André Borschberg and Bertrand Piccard are going around the globe again. They first flew across America in their solar-powered plane two years ago. This time, they are flying an improved design, the Solar Impulse 2, around the world. They are taking off from Abu Dhabi today and fly around the world. It was initially supposed to launch in February, but was delayed due to strong winds and bad weather. The flights will total at over 500 hours and is to be divided up into multiple legs.
The Solar Impulse was the Swiss adventurers’ first solar plane. They flew across the southwestern US from Phoenix, AZ to Dallas, TX in about 18 hours. This newer incarnation has advanced batteries that allow the plane to hold a solar change and fly under cloud cover or at night. The designers theorize that due to its ultra-light carbon frame and efficient engineering, the plane could possibly fly forever. Non-stop flying this little plane still just a theory. This trip is making many stops along the way.
The plane is small and elegant, resembling a dragonfly. Its compact size makes creature comforts, like a co-pilot or a bathroom, impossible. Instead of a co-pilot, Piccard and Borschberg will alternate piloting at each leg of the flight. When they land, they will give speeches about renewable energy and entrepreneurship. The longest legs of the flight are up to five days long. At that time, the pilot will be flying solo. As for the bathroom, the toilet is built into the pilot’s seat which could make an uncomfortable five-day stretch.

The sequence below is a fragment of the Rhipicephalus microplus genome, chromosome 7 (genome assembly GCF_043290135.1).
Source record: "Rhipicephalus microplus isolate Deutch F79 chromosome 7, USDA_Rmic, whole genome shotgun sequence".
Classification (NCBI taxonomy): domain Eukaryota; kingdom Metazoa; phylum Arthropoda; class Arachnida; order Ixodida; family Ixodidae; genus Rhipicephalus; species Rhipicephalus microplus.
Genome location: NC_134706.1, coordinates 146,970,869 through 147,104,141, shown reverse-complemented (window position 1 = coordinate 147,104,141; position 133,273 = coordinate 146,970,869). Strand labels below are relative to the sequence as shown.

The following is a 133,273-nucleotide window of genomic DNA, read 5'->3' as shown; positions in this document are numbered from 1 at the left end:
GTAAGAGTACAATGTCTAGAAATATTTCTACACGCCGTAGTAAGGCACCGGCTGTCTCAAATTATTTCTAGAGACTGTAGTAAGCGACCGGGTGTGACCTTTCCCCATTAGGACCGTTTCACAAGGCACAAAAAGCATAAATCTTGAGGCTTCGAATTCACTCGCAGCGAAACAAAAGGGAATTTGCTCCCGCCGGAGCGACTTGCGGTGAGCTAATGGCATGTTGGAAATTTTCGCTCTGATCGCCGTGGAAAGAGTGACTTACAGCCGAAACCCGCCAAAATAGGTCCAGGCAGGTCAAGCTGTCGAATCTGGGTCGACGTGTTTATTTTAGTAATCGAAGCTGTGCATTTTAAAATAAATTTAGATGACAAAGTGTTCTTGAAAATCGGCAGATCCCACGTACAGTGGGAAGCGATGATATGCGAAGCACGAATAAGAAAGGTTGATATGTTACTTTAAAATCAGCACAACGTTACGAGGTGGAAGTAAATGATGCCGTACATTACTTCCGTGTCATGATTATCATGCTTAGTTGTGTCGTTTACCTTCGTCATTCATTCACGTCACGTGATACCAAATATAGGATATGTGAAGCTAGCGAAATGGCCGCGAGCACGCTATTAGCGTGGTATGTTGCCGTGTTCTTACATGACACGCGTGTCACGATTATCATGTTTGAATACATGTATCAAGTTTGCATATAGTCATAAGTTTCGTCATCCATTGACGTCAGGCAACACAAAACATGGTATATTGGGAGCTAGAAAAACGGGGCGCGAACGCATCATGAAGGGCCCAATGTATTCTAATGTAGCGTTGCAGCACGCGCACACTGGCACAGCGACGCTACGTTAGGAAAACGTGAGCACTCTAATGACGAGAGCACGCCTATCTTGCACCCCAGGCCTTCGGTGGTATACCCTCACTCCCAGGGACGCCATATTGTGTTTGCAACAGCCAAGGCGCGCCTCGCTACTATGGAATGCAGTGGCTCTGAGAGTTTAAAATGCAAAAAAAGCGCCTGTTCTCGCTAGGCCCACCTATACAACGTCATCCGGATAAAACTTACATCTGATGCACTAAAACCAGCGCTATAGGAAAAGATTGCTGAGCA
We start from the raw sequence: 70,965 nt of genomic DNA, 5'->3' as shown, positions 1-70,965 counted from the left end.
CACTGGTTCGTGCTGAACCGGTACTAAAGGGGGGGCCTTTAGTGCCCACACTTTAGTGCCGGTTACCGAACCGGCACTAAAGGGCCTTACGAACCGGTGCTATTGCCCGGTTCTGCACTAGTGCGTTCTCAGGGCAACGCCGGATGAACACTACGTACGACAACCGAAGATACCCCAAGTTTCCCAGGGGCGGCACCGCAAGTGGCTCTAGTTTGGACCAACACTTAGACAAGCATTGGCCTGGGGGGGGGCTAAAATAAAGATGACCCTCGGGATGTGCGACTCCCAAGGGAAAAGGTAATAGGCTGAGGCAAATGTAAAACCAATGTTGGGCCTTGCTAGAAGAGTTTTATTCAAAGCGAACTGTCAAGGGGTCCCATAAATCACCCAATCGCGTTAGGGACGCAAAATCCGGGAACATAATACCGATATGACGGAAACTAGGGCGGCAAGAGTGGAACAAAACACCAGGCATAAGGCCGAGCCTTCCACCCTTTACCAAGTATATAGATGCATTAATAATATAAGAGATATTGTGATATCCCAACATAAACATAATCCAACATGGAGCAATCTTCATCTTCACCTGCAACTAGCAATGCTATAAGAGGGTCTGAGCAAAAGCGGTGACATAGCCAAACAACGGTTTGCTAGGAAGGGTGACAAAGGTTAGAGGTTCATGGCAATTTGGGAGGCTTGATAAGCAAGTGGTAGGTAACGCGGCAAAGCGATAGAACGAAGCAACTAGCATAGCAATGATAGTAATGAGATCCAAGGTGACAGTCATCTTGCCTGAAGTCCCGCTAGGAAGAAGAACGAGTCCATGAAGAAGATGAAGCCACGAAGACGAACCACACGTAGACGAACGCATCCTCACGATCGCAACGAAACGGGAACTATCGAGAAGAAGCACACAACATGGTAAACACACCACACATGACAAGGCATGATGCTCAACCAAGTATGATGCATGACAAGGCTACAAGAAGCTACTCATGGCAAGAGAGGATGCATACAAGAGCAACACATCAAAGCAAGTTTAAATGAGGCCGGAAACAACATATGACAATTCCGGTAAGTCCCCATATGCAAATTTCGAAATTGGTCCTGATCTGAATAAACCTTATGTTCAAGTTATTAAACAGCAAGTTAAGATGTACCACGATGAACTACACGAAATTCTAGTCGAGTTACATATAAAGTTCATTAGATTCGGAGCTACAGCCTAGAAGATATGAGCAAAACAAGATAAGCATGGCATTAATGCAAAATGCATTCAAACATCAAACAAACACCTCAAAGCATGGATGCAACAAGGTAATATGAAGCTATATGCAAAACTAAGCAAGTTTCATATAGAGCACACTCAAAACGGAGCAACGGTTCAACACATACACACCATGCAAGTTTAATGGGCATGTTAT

The Solar Impulse 2’s engine will keep a steady speed of about 20 knots which is extraordinarily slow for air travel. A car could drive much faster between these destinations. In fact, Piccard traveled around the globe much faster by hot air balloon in 1999. Speed isn’t the point of this adventure. This journey tests the limits of solar-powered engineering, and is designed to get people talking about renewable energy. Piccard comes from a long line of explorers. His father, Jacques Piccard, was the first person to descend to the depths of the Mariana Trench.
Watch the live streaming now (direct video link to plane taking off)
Source: National Geographic